The strip footings vary in depth depending on the soil conditions on the site. A site classification by a soil tester tells us how reactive the clays are.
Then the stip footing design is done in accordance with AS2870.
What is the Minimum Thickness of a Raft Slab
In residential buildings, the minimum thickness of a raft slab is 85mm (3.35 inches) in waffle slab construction and 100mm (4 inches) in raft slab construction.
How is a Raft Slab Built
Here’s the process for building a raft slab for a house.
Step 1 – Set Out
A builder sets out the outer boundaries of the house using surveying equipment.
Smart builders use a surveyor to make sure the house is in the correct location and on the correct site!
Step 2 – Edge beams
The footings around the outside of the house are called edge beams. The edge beams are dug into the ground.
The width of the edge beams is normally 300mm unless soil conditions require the edge beams to be wider.
The depth of the edge beam depends on the reactivity of the soil.
Step 3 – Steel reinforcement for raft slabs
Steel reinforcement is placed into the edge beams.
The steel can’t be close to the ground or it will rust and fail – so concreters use plastic supports called ‘bar chairs’ to hold the steel away from the ground.
The amount of steel is specified by the structural engineer depending on the site reactivity and the depth of the edge beams.
If the soil where the edge beams are required, the builder sometimes digs the edge beams deeper so that the footing is dug into hard ground. The steel reinforcement is then suspended at the depth specified by the structural engineer.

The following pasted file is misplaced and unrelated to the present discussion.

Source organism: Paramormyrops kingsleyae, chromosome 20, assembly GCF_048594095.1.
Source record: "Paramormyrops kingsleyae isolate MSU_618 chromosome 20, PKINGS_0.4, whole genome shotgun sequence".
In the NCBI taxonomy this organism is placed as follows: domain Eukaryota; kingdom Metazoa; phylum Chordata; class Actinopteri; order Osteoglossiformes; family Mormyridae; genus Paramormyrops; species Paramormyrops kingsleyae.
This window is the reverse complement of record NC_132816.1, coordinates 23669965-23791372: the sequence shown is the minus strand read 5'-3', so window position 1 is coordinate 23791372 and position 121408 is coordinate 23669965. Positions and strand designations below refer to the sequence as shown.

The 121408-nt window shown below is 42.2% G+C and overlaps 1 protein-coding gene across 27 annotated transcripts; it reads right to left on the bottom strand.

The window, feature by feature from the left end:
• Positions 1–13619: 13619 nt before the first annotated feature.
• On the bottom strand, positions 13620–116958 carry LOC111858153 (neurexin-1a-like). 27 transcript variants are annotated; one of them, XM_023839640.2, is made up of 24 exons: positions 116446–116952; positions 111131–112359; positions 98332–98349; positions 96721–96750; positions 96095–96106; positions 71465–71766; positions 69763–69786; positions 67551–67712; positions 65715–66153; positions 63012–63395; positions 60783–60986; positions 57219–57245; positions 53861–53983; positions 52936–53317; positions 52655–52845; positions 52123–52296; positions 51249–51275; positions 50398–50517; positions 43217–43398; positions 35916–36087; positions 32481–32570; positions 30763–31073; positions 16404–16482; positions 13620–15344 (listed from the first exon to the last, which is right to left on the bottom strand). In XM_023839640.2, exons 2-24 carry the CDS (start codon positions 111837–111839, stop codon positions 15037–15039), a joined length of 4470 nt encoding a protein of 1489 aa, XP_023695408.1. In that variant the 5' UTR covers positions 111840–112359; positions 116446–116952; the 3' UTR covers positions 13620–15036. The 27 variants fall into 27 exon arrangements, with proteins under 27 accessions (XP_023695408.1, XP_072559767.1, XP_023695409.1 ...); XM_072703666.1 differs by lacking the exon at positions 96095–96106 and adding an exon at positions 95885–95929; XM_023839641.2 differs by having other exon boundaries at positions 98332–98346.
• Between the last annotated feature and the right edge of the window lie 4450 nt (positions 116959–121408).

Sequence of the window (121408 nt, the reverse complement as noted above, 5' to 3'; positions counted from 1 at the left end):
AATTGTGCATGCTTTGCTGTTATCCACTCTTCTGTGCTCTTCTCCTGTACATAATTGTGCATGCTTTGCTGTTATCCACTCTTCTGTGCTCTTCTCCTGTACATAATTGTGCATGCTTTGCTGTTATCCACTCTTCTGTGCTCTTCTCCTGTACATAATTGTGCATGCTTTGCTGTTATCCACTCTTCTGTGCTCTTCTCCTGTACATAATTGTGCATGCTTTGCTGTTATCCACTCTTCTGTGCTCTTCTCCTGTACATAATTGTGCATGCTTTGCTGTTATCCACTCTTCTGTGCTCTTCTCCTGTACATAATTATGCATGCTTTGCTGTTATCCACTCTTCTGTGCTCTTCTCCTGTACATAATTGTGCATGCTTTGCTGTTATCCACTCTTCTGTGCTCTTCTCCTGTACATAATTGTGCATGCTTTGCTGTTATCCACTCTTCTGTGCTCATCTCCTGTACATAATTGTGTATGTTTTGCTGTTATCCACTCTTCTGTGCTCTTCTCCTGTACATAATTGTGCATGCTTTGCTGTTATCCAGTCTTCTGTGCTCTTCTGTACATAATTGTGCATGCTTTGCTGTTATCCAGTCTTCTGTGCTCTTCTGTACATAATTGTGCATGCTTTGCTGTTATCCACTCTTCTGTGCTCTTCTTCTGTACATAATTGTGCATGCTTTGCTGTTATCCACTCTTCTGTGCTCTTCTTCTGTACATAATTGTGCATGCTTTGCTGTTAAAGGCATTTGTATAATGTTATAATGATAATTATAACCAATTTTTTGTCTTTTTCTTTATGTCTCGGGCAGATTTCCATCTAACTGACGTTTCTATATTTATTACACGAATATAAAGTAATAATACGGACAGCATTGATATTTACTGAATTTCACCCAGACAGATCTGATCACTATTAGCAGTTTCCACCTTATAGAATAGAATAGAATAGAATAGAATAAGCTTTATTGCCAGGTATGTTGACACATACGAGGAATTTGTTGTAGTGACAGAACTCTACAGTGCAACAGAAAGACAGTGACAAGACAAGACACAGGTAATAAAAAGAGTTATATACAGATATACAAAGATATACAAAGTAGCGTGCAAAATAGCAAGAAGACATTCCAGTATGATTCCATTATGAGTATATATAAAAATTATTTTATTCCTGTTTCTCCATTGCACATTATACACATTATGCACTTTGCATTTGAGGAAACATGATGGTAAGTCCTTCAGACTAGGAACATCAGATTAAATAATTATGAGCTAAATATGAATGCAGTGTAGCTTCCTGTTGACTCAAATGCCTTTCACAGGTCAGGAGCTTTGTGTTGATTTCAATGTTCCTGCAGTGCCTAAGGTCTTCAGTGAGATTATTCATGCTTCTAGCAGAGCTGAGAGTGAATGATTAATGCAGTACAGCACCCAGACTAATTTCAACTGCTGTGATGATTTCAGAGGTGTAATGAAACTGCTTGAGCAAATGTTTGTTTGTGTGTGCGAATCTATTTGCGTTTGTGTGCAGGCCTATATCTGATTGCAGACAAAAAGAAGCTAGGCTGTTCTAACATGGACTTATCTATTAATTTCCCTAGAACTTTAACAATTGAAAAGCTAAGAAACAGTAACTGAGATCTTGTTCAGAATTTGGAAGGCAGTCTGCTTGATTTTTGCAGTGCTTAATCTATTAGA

Step 4 – Edge beams filled
The edge beams are filled with concrete up to ground level.
Steel starter bars are placed into the wet concrete at regular centres and are left sticking out of the footing to connect the slab to the edge beams.
The strip footings aren’t poured until the slab is poured.
The exact location of the starter bars isn’t very important, but their spacing is.
If you are an engineer, the diameter and spacing of the starter bars are a shear flow problem. There needs to be enough bars to make the slab and beams work as a single beam. The starter bars are not required if the edge beam and slab are poured at the same time.
Step 5 – Sand fill
Once the edge beam concrete has hardened, the concreters will place the sand that goes under the slab to make it the correct height. Sand or crusher dust or decomposed granite are all acceptable in my opinion.
The sand has to be compacted so that it is firm and hard because it has to support the wet concrete of the slab before it cures.
Step 6 – Excavate strip footings
Once the sand is placed everywhere under the slab, the concreters remove the sand from where the strip footings run.
If the surface of the slab is high enough, the strip footings will be above the original ground level. Otherwise, the concreters have to dig through the sand and remove some of the original ground to get a deep enough strip footing.